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Salma M.

2013 (Narrative date)

Mauritania is one of the last countries in the world where people are still born into hereditary slavery, which means they are literally owned by other people, and forced to work for masters their entire lives. People in slavery come from the Haratine ethnic group, historically enslaved by White Moors. They can be bought and sold, or given as gifts, and face a lifetime of exploitation and abuse. Rape of female slaves is common and their children also become slaves. They are Muslims, and many believe that it is Allah’s wish for them to be enslaved because they are told that their paradise is bound to their Master. In reality, Islam dictates that a Muslim cannot enslave a fellow Muslim. Since 2007 slavery has been criminalised in Mauritania but the law is not enforced and the government is reluctant to acknowledge the existence of the problem. Salma, in her sixties, does not know her exact age. She is of Haratin ethnicity and lived with her owner and mistress, Mariem mint Sidi Salem, forties, ethnic Arab-Berber of the El Eulb all tribe since her childhood until February 2013. Her children’s narratives can also be found in the archive: Saleck, Bilal, and Youma.

I am a slave by descent, as part of the inheritance of Mariem mint Sidi Salem, she acquired me when I was a young child and since then I have never known either my father or mother. For as long as I can remember, I have worked as a domestic slave for my masters, Mariem Mint Sidi Salem Ould Cheikh and her late husband Legreyve, of the tribe Oulad Ahmed, their son Mohamed, Ethmane, Sidi, Dah, Sid'Ahmed; their daughters, Rahma, and Miss Mahjouba. My children, for whom I know no paternity, are all born with my masters. This family are their slaves; they do that work for their masters as I work for them.

They have never known education, or marital status, or recreation, or rest. My child Bilal was given as a wedding gift to the daughter of my master Mahjouba mint Legreyve, mint Youma my daughter was given to Salma Rahma mint Legreyve for use at home. My children were able to break the bond with our masters, but my daughter and I have not been able to do so. My daughter stayed with her mistress, Rahma mint Legreyve.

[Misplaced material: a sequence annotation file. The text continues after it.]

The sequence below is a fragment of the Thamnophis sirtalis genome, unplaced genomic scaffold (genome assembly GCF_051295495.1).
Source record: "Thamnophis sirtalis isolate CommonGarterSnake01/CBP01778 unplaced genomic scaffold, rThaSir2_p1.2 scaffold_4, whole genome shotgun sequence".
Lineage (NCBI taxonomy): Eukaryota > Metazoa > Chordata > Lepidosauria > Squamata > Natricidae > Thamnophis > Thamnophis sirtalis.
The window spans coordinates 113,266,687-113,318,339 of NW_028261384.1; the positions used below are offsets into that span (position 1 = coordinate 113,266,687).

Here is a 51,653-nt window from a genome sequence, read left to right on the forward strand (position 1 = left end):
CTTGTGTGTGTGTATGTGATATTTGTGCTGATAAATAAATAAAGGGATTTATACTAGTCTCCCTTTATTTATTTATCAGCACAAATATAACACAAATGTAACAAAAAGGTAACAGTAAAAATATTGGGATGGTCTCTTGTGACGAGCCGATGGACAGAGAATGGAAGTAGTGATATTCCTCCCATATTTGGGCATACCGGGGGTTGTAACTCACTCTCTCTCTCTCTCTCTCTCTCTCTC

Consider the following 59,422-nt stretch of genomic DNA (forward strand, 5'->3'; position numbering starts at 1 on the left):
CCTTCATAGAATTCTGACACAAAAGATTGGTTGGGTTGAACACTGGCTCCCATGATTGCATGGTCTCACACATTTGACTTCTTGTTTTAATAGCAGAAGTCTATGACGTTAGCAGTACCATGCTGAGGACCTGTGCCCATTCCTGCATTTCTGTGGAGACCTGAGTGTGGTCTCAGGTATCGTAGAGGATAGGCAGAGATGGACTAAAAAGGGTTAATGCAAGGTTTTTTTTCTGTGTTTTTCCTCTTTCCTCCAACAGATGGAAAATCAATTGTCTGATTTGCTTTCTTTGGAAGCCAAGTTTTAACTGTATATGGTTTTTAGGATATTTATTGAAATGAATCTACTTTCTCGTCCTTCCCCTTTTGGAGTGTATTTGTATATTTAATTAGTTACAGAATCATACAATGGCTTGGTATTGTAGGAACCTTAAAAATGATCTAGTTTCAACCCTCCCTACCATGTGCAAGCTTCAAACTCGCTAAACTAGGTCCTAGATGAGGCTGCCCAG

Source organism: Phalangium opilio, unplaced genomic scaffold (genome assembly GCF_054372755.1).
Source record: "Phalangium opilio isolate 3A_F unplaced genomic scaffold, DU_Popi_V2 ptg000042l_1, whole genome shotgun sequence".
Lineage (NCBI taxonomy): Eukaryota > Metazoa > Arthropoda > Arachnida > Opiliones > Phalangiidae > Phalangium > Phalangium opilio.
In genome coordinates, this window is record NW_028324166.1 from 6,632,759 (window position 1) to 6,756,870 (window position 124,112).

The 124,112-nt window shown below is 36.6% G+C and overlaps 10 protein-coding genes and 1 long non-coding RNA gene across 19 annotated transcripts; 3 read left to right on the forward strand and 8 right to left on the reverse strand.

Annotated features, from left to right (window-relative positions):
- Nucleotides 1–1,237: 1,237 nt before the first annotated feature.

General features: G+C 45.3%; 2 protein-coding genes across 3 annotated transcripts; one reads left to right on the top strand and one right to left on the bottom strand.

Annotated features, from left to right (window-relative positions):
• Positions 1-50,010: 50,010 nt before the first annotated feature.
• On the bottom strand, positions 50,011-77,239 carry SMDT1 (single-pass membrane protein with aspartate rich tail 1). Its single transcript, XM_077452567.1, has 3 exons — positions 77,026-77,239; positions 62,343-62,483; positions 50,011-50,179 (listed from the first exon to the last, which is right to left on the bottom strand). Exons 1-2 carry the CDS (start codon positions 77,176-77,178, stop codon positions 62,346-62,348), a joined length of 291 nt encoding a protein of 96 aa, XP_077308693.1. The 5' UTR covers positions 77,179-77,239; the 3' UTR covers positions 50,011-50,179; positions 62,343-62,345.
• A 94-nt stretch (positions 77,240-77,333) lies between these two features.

Yesterday morning, when my son and his brother, Bilal, came to lodge a complaint against Rahma to claim his sister. I, since my childhood, have served my mistress, Mariem mint Sidi Salem until yesterday [February 6 2013], late at night, my eldest son, Saleck Ould Salma, came to inform me that I could be free now, and get my daughter to live united with my children. My son informed me that his brother, Bilal, filed a complaint against our master, and that some Biram could help us regain our freedom and to start a family together and independently. 

Long ago, I remember an uncle of mine called Bilal and a brother to me called Bilal, came to solicit my masters family Ehel Legreyve, to take me with them and live in Senegal. They came to claim me in Chogar, but the Moors refused to accede to their request and they left. I think they live in a city called Thies Senegal. To work with my masters, I never received any consideration or compensation.

I filed a complaint against all members of the family who kept me in my life as a slave and the slavery-like practices they have imposed on my children. I demand my freedom, my daughter, and claims and repairs to entire states and trust and power of attorney to my two sons Saleck and Bilal, I also sought support from Biram for my protection and that of my children.

As told to the Initiative for the Resurgence of Abolitionism